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Suburban company charged with exporting, importing military components to China

The president of a west suburban supply company and a former employee were recently indicted on federal charges for illegally exporting and importing military components to manufacturers in China.

Some of the materials exported include components used in night vision systems and the M1A1 Abrams tank, the U.S. Armed Forces’ main battle tank, according to a statement from the Department of Justice.

Arlington Heights-based Vibgyor Optical Systems, it’s president and a former employee were charged in an indictment returned by a federal grand jury in January and made public this week, the statement said.

Vibgyor tried to manufacture optics and optical systems, including items that were to be supplied to the Department of Defense, but instead of manufacturing the items domestically, as it claimed, Vibgyor sent the technical data and samples of military articles to manufacturers in China, the department said.

The company then imported the items from China to sell to its customers, which included the DOD, the statement said.

Bharat Victor Verma, 74, of Arlington Heights, who is president of Vibgyor and former Vibgyor employee Urvashi Sonia Verma, 40, of Chicago, were each charged in the indictment.

Between November 2006 and March 2014, the defendants conspired to defraud the United States and violate both the Arms Export Control Act and International Traffic in Arms Regulations, the statement said.

The Arms Export Control Act prohibits the export or import of defense articles and defense services without first obtaining a license from the U.S. Department of State and is one of the principal export control laws in the United States. Under the International Traffic in Arms Regulations, any person seeking to import items designated as defense articles on the United States Munitions Import List is required to obtain a permit to do so from the Bureau of Alcohol, Tobacco, Firearms and Explosives, the department said.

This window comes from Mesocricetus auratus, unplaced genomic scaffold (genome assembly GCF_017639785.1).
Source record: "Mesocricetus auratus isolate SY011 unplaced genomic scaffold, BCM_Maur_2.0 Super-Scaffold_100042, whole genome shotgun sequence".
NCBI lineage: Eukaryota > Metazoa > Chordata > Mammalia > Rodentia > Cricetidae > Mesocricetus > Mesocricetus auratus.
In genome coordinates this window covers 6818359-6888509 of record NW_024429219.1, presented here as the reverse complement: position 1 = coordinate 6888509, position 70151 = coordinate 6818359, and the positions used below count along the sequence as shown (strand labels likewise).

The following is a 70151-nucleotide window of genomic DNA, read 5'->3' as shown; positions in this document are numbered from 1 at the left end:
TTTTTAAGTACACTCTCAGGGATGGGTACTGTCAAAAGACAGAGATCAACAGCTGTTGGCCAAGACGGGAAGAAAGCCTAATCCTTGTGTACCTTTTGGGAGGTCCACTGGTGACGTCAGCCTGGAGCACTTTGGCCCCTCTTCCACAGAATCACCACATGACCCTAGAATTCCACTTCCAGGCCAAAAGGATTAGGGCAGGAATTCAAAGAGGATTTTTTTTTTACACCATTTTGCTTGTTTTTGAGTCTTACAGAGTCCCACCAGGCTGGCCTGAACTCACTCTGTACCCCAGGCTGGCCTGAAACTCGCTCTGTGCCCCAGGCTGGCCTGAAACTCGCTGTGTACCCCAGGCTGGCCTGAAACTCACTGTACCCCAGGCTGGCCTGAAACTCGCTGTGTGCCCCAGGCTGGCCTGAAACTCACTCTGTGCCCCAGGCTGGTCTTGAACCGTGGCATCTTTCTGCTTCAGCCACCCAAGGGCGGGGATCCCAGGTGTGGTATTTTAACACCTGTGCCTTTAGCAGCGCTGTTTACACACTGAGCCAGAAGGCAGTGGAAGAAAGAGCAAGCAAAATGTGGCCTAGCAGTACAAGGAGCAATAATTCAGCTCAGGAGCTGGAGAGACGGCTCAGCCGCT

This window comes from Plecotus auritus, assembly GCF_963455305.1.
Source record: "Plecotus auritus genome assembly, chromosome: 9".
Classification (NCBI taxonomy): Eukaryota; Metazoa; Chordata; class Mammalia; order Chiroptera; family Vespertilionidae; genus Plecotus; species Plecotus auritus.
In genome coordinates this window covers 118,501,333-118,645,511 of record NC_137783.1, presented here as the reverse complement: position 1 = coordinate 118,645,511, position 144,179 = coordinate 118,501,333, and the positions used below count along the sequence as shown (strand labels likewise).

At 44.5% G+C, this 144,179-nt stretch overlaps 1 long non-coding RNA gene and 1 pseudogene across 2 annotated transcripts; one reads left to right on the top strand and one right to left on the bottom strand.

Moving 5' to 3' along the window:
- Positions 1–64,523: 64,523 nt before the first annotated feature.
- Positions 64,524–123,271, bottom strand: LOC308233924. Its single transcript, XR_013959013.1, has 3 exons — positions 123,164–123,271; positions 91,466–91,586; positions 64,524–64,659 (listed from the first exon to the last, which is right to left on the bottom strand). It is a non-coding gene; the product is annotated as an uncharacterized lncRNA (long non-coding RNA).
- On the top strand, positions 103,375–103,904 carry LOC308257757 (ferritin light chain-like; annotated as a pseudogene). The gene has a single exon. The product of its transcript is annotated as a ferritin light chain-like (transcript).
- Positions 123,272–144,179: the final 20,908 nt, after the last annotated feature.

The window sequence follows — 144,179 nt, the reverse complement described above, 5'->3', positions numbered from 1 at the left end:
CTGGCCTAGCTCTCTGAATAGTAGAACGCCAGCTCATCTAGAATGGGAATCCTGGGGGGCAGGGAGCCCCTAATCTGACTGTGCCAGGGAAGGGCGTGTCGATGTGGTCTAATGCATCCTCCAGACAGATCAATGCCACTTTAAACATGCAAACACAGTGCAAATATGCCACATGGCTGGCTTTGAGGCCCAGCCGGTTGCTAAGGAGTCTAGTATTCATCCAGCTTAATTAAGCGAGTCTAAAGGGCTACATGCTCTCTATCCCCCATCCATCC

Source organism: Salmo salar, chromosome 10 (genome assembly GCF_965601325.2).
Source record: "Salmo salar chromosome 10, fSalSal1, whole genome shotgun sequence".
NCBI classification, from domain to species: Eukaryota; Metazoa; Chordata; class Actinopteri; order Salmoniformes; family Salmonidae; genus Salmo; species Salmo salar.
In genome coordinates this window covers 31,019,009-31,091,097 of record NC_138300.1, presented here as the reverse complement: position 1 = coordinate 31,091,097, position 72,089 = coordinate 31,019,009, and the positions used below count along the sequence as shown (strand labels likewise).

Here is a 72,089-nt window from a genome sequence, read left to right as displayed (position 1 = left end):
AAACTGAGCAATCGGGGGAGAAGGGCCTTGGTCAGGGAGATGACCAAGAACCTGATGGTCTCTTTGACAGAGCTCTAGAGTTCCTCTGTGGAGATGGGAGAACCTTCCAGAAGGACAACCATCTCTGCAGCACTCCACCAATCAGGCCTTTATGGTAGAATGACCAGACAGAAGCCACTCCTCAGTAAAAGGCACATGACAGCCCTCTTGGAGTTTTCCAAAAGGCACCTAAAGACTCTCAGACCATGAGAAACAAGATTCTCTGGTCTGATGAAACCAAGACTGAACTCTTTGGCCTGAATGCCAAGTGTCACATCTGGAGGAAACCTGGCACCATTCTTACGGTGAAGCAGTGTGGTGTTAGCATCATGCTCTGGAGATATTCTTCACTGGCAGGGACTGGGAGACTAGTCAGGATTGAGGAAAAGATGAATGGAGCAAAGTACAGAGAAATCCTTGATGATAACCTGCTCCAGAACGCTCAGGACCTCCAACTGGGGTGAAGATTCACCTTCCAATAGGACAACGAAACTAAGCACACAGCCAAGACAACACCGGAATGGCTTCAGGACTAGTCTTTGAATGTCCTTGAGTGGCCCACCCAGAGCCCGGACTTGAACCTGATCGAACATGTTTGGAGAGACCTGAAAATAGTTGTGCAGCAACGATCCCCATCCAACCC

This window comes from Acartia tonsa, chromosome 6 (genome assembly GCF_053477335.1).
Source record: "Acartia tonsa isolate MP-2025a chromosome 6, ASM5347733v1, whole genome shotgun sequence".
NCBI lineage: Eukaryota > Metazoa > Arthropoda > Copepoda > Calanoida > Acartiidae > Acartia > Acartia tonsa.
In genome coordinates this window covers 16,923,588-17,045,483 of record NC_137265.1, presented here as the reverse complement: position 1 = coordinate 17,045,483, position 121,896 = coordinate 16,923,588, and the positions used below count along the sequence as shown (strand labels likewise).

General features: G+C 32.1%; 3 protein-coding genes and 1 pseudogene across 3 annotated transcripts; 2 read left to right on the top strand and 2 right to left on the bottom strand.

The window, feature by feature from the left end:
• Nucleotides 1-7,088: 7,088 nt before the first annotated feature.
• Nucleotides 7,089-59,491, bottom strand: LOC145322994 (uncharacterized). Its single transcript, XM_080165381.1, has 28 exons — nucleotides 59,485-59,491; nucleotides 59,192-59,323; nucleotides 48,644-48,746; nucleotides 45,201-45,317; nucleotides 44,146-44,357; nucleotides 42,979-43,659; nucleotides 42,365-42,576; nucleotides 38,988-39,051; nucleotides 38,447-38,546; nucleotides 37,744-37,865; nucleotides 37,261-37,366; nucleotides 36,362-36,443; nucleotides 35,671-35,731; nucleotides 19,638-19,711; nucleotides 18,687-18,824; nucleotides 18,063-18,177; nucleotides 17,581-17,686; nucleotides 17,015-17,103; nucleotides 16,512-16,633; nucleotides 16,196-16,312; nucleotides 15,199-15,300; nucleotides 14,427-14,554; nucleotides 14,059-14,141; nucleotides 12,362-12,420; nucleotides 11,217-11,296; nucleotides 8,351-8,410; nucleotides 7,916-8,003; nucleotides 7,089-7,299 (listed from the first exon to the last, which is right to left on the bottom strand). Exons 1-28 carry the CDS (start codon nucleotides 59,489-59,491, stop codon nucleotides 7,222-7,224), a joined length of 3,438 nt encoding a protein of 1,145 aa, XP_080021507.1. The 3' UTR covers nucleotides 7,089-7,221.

Vibgyor won subcontracts to supply optical components and systems to DOD prime contractors by misrepresenting the manufacture location of the items it supplied, the department said. Bharat Verma falsely claimed the items supplied were manufactured domestically, when they actually had been manufactured in China.

In addition to illegally providing technical data for a military item to China, Urvashi Verma attempted to ship an example of one of the military items to the Chinese manufacturer, the department said.

Both are charged with one count of conspiracy to violate both the Arms Export Control Act and the International Traffic in Arms Regulations; one count of conspiracy to defraud the United States — each offense punishable by up to five years’ imprisonment — and one count of violating the Arms Export Control Act, which has a maximum penalty of 20 years in prison and a fine of up to $1 million, the statement said.

The two were also charged with international money laundering, an offense with a maximum possible sentence of 20 years’ imprisonment and a fine up to $500,000.

The defendants were scheduled to be arraigned Feb. 20.